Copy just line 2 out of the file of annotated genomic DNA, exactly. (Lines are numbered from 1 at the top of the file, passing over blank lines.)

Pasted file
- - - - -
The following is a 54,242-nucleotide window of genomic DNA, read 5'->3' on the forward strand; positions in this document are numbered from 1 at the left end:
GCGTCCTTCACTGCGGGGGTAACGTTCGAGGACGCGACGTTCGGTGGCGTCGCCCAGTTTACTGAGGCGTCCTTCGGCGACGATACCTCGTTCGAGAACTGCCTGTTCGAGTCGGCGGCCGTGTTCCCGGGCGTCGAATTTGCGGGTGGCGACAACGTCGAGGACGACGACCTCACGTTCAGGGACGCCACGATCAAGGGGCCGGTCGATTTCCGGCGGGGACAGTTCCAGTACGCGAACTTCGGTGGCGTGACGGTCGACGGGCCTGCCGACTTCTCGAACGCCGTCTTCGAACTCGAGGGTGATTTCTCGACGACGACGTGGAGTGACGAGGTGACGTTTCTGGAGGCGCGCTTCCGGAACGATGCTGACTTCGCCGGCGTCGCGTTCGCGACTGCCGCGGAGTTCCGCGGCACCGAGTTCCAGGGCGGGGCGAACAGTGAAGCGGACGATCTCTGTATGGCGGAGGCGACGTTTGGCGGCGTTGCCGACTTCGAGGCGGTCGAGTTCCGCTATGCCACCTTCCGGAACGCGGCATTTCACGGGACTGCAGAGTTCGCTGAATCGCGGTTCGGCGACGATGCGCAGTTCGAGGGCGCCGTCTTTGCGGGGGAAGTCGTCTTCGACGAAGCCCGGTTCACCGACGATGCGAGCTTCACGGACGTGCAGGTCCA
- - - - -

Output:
GCGTCCTTCACTGCGGGGGTAACGTTCGAGGACGCGACGTTCGGTGGCGTCGCCCAGTTTACTGAGGCGTCCTTCGGCGACGATACCTCGTTCGAGAACTGCCTGTTCGAGTCGGCGGCCGTGTTCCCGGGCGTCGAATTTGCGGGTGGCGACAACGTCGAGGACGACGACCTCACGTTCAGGGACGCCACGATCAAGGGGCCGGTCGATTTCCGGCGGGGACAGTTCCAGTACGCGAACTTCGGTGGCGTGACGGTCGACGGGCCTGCCGACTTCTCGAACGCCGTCTTCGAACTCGAGGGTGATTTCTCGACGACGACGTGGAGTGACGAGGTGACGTTTCTGGAGGCGCGCTTCCGGAACGATGCTGACTTCGCCGGCGTCGCGTTCGCGACTGCCGCGGAGTTCCGCGGCACCGAGTTCCAGGGCGGGGCGAACAGTGAAGCGGACGATCTCTGTATGGCGGAGGCGACGTTTGGCGGCGTTGCCGACTTCGAGGCGGTCGAGTTCCGCTATGCCACCTTCCGGAACGCGGCATTTCACGGGACTGCAGAGTTCGCTGAATCGCGGTTCGGCGACGATGCGCAGTTCGAGGGCGCCGTCTTTGCGGGGGAAGTCGTCTTCGACGAAGCCCGGTTCACCGACGATGCGAGCTTCACGGACGTGCAGGTCCA